TRAVERSE CITY — Federal and local experts said Lakes Michigan and Huron may be at or near peak levels before the seasonal drop is expected to begin later this month.
That comes after June set yet another high-water-level record on the two Great Lakes — breaking by nearly 5 inches the high mark previously set during notorious Great Lakes high water year 1986. The two lakes are considered one hydrological body.
Additionally, July started off about 3 inches higher than the standing July high-water-level record, according to statistics released by the U.S. Army Corps of Engineers.
“The good news is we shouldn’t be going up any more at this point,” said Deanna Apps, USACE physical scientist in the Detroit district.
In fact, she said this month’s high water level on Lakes Michigan-Huron is expected to be about the same as last months.
That’s a prediction, though.
“You also never know what can happen by the end of the month,” Apps said.
The high water levels on Lake Michigan even caused the Grand Traverse Regional Land Conservancy to lift up a section of boardwalk at Arcadia Marsh Nature Preserve.
“When strong winds or a big storm comes in we’d noticed the water would lap over the boardwalk for a section,” said Jennifer Jay, conservancy communications director.
She said the universal access trail was designed and built to be able to both raise and lower the boardwalk height given where Great Lakes water levels are. The plan is to lift up by 10 inches an approximately 200-foot section this week, she said.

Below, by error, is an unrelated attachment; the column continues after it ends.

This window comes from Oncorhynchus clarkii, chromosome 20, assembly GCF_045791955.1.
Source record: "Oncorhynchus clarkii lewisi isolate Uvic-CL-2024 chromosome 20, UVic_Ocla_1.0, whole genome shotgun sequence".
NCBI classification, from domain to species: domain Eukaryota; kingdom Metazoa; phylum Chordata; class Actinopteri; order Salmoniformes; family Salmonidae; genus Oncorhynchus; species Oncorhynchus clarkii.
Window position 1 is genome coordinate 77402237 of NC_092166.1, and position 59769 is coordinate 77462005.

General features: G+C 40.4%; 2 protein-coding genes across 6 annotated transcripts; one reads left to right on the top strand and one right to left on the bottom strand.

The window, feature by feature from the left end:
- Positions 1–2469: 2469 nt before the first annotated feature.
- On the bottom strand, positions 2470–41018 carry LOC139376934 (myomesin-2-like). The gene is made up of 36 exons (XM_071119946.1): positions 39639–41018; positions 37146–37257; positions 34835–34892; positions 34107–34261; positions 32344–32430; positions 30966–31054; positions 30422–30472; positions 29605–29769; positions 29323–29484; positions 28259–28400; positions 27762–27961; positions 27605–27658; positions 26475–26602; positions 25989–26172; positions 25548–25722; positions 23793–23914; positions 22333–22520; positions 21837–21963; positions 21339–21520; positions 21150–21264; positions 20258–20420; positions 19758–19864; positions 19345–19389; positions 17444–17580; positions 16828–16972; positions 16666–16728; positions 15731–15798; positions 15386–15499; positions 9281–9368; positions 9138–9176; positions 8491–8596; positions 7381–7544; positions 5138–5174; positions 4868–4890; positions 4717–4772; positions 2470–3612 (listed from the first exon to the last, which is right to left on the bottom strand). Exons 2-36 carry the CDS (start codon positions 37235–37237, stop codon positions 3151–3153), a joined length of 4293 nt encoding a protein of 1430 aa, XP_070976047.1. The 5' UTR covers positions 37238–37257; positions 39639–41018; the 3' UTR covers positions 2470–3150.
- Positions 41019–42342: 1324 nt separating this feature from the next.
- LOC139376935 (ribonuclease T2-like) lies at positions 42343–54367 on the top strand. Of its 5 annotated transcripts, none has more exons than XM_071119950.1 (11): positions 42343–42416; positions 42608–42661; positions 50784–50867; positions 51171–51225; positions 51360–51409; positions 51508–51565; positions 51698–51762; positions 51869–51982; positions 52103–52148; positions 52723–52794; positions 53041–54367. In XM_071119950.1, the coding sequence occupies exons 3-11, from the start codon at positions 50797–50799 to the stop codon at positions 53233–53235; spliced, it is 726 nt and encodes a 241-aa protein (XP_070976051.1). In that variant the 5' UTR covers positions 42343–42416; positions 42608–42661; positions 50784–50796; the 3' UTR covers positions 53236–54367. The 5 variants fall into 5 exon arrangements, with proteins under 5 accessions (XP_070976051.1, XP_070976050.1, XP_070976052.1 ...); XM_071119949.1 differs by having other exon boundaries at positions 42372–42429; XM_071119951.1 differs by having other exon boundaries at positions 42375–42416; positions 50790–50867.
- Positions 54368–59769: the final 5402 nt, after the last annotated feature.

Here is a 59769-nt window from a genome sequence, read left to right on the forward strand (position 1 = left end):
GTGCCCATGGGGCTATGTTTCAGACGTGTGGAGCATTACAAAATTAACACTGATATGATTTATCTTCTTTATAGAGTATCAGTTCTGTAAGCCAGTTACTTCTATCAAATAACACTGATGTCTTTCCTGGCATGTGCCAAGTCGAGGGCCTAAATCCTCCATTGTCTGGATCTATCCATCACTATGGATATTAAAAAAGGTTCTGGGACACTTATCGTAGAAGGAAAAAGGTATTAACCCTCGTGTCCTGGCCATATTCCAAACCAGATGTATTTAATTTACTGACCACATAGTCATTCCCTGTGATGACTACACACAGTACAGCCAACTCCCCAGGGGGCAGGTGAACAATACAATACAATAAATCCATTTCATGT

Much of the Arcadia Marsh boardwalk will be closed during the work, but Jay said plans are to reopen the site after the targeted completion date next week on Wednesday.
Mark Breederland, educator at Michigan State University Extension in Traverse City, said it appears the water levels on Lake Michigan are cresting this month. He said he’s not yet ready to breathe a complete sigh of relief, though.
In 1986, Breederland said a major thunderstorm ripped across the Great Lakes in October and drove the levels up by 4 inches. That was after levels had begun to decrease, he said.
However, Breeederland said recent dry and hot weather seems to have allowed for Great Lakes water levels to hover — at least for now.
“I think we just have to hang on through it,” he said.
Recent hot temperatures and sunny conditions have helped to raise the water temperatures in the big lakes, Breederland said, which will help increase autumn evaporation rates when cold air passes across the warmed inland freshwater seas.
Officials recorded June water levels on all the other Great Lakes at below records set for that month just last year.
Only Lake St. Clair measured slightly above last year’s record high level, according to USACE statistics.
“When strong winds or a big storm comes in we’d noticed the water would lap over the boardwalk for a section.” Jennifer Jay, Grand Traverse Regional Land Conservancy